Audrey Henry Irish artist, Donegal

Bright Cloud Over Muckish
Bright Cloud Over Muckish, Oil on board, 7 x 7 inches
Blue Skies on Tory Island
Blue Skies on Tory Island, Oil on board, 7 x 7 inches
The Road Home
The Road Home, Oil on board, 7 x 7 inches
Rainy Day Donegal
Rainy Day Donegal, Oil on board, 7 x 7 inches
Golden Light Through Trees
Golden Light Through Trees, Oil on board, 10 x 10 inches
Rathmullan, Oil on board, 7 x 7 inches
Errigal from An Cuirt
Errigal from An Cuirt, Oil on board, 7 x 7 inches
The Potatoe Field
The Potatoe Field, Oil on board, 7 x 7 inches
Grazing Donegal
Grazing Donegal, Oil on board, 8 x 10 inches
Farm Life,Dongal
Farm Life,Dongal, Oil on board, 7 x 7 inches
Errigal in Summer
Errigal in Summer, Oil on board, 7 x 7 inches
Glencolmcille,Donegal, Oil on board, 12 x 16 inches
Hillside,Donegal, Oil on board, 12 x 16 inches
Tra na Rossan,Co,Donegal
Tra na Rossan,Co,Donegal, Oil on board, 8 x 10 inches
Sheep Field,Donegal
Sheep Field,Donegal, Oil on board, 12 x 16 inches
Summer Donegal
Summer Donegal, Oil on board, 14 x 14 inches
Cottage in Churchill
Cottage in Churchill, Oil on board, 7 x 7 inches
Teelin,Co. Donegal
Teelin,Co. Donegal, Oil on board, 7 x 7 inches
Trentagh View,Donegal
Trentagh View,Donegal, Oil on board, 10 x 10 inches
Keadue,Co.Donegal, Oil on board, 8 x 10 inches
Keadue,Co.Donegal, Oil on board, 8 x 10 inches
Rathmullan,Co. Donegal
Rathmullan,Co. Donegal, Oil on board, 12 x 16inches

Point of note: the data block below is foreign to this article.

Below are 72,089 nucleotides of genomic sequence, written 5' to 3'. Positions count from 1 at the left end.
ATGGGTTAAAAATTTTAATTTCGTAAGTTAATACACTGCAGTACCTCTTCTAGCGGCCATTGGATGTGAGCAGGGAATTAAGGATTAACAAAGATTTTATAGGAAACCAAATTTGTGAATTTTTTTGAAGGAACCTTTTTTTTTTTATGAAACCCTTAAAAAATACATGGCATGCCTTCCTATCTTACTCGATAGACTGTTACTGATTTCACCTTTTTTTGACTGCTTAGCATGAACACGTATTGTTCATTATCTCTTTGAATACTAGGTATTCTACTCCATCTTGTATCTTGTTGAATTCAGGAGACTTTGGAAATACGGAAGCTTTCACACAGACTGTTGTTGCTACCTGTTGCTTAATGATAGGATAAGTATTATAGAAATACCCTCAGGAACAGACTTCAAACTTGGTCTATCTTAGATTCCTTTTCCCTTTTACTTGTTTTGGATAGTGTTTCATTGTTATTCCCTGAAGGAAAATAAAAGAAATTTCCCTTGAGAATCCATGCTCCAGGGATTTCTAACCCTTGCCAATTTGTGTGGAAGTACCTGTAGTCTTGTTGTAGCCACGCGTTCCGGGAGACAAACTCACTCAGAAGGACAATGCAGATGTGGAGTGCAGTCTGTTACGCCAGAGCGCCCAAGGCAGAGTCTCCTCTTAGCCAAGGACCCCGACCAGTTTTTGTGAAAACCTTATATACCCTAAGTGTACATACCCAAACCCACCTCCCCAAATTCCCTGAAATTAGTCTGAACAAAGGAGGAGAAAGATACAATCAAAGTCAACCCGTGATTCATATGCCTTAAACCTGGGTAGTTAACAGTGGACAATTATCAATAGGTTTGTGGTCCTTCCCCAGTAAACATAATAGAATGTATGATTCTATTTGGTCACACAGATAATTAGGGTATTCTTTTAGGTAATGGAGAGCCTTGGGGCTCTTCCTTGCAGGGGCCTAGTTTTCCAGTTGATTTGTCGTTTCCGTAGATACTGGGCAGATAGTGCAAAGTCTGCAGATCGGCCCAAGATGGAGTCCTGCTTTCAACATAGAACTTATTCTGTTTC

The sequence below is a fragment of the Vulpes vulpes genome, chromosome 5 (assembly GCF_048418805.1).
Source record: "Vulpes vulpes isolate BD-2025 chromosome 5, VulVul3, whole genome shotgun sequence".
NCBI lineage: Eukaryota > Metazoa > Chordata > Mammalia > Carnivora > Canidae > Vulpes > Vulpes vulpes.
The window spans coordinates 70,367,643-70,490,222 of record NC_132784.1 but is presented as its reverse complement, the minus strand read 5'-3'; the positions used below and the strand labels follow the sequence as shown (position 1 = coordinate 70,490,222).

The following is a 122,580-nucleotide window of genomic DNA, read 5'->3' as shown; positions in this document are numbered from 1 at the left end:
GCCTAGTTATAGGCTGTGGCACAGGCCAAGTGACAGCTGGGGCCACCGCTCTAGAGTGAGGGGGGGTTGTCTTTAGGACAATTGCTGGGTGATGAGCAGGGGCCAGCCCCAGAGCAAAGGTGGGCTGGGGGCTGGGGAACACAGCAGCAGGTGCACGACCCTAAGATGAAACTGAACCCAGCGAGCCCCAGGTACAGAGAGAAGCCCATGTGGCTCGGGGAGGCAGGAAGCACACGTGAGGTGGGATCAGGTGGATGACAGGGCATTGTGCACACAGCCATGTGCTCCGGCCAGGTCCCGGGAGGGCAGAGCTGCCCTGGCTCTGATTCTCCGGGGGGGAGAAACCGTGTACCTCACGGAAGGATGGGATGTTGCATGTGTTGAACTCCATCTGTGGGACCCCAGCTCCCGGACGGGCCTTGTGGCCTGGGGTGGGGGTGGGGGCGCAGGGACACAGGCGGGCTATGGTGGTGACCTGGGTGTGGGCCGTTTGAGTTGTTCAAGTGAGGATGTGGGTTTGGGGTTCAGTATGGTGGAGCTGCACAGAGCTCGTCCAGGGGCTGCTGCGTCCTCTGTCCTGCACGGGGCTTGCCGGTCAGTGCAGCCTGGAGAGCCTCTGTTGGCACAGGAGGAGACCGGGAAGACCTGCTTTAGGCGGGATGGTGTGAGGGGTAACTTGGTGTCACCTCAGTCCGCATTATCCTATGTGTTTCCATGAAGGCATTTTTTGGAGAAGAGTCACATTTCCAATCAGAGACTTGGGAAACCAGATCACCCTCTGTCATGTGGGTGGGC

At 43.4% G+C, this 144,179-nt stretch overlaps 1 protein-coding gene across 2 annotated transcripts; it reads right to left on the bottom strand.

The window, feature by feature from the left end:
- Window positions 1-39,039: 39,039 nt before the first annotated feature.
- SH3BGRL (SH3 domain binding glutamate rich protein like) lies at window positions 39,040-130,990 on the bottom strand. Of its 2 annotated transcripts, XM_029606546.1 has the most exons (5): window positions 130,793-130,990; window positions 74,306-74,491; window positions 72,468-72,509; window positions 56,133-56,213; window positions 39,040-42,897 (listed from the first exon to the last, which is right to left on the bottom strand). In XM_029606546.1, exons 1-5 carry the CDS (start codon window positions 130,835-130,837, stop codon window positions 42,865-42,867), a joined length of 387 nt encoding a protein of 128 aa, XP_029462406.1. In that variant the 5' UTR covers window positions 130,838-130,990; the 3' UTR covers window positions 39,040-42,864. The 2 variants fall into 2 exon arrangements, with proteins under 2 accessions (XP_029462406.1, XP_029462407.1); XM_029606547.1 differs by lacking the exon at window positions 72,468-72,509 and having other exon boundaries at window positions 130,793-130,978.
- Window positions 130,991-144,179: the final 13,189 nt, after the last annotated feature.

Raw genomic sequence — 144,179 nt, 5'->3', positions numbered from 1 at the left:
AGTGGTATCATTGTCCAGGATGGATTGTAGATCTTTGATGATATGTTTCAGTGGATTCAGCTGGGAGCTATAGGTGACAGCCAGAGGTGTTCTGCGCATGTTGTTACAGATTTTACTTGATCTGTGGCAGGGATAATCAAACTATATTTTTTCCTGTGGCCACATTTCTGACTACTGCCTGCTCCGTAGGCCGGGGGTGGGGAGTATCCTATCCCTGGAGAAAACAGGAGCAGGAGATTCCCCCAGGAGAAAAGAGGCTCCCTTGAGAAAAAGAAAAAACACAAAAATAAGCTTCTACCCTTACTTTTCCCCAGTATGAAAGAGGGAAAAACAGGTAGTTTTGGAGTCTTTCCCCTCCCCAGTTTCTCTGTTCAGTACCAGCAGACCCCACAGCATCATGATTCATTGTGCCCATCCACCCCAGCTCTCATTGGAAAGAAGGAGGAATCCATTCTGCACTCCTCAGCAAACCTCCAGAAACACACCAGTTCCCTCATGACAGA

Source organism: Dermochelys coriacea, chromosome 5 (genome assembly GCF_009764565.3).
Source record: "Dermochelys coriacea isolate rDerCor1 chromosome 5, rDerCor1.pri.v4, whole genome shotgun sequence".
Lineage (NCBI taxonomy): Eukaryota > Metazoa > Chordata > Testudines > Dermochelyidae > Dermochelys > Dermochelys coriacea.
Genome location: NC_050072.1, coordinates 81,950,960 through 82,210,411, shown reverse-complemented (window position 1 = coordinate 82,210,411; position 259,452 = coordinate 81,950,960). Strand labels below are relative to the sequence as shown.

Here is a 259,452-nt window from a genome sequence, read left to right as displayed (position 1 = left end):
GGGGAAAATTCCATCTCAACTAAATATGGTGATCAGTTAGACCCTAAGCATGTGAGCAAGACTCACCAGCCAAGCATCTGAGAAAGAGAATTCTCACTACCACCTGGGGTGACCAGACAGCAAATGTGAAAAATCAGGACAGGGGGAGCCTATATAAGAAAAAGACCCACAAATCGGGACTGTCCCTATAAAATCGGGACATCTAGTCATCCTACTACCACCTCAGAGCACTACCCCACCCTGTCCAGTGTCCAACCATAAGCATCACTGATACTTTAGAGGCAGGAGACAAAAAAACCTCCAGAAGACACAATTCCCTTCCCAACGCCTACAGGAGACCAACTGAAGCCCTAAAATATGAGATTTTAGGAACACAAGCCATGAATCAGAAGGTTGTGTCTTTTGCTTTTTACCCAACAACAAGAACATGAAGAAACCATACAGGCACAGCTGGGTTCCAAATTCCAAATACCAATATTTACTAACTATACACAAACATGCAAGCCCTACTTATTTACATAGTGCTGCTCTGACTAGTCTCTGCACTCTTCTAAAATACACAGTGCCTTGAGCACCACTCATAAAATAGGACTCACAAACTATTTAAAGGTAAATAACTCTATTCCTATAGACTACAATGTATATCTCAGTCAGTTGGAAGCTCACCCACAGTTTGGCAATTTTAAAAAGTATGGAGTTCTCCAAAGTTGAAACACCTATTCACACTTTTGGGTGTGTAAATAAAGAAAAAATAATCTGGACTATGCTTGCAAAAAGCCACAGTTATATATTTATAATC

Killea from the Swilly Bus
Killea from the Swilly Bus, Oil on board, 59 x 84 inche
Bunbeag Beach,Co. Donegal
Bunbeag Beach,Co. Donegal, Oil on board, 8 x 10 inches
Grazing near the River Swilly
Grazing near the River Swilly, Oil on board, 10 x 10 inches
Road to Derry
Road to Derry, Oil on board, 7 x 7 inches

Irish artist Audrey Henry, Donegal

My name is Audrey Henry, I am from Letterkenny and my paintings primarily focus on Donegal landscapes in oil. I have been educated in the Letterkenny Institute of Technology in graphic design and in the Art College in Belfast, studying Visual Communication. I worked as a graphic designer for nine years in a local printing company. After the recession of 2008, my working week got cut to three days a week. As a way of filling up the extra days that were available to me, I decided to enrol in the North West Regional College, Derry to study Fine Art, which I now have a diploma in.

To my surprise, the insecurity I felt over the way my career seemed to be headed was quickly overshadowed by the joy I found in my painting. Without realising it at the time, the change that occurred for me turned out to be the direction my life needed to take. For the two days a week I went to Derry, I would travel in on the Lough Swilly bus. I loved the trip and found so much to help inspire me. The journey gave me a chance to take the time to appreciate the views on offer. I thought the colours were always fantastic; the skies of blue, mauve, and grey. I actually preferred the rainy days for the atmospheric, dulcet tones. The differing tones of the fields; the lush greens, the earthy browns, the golden hues of crops in season, not to mention the cattle and sheep grazing in these emerald fields.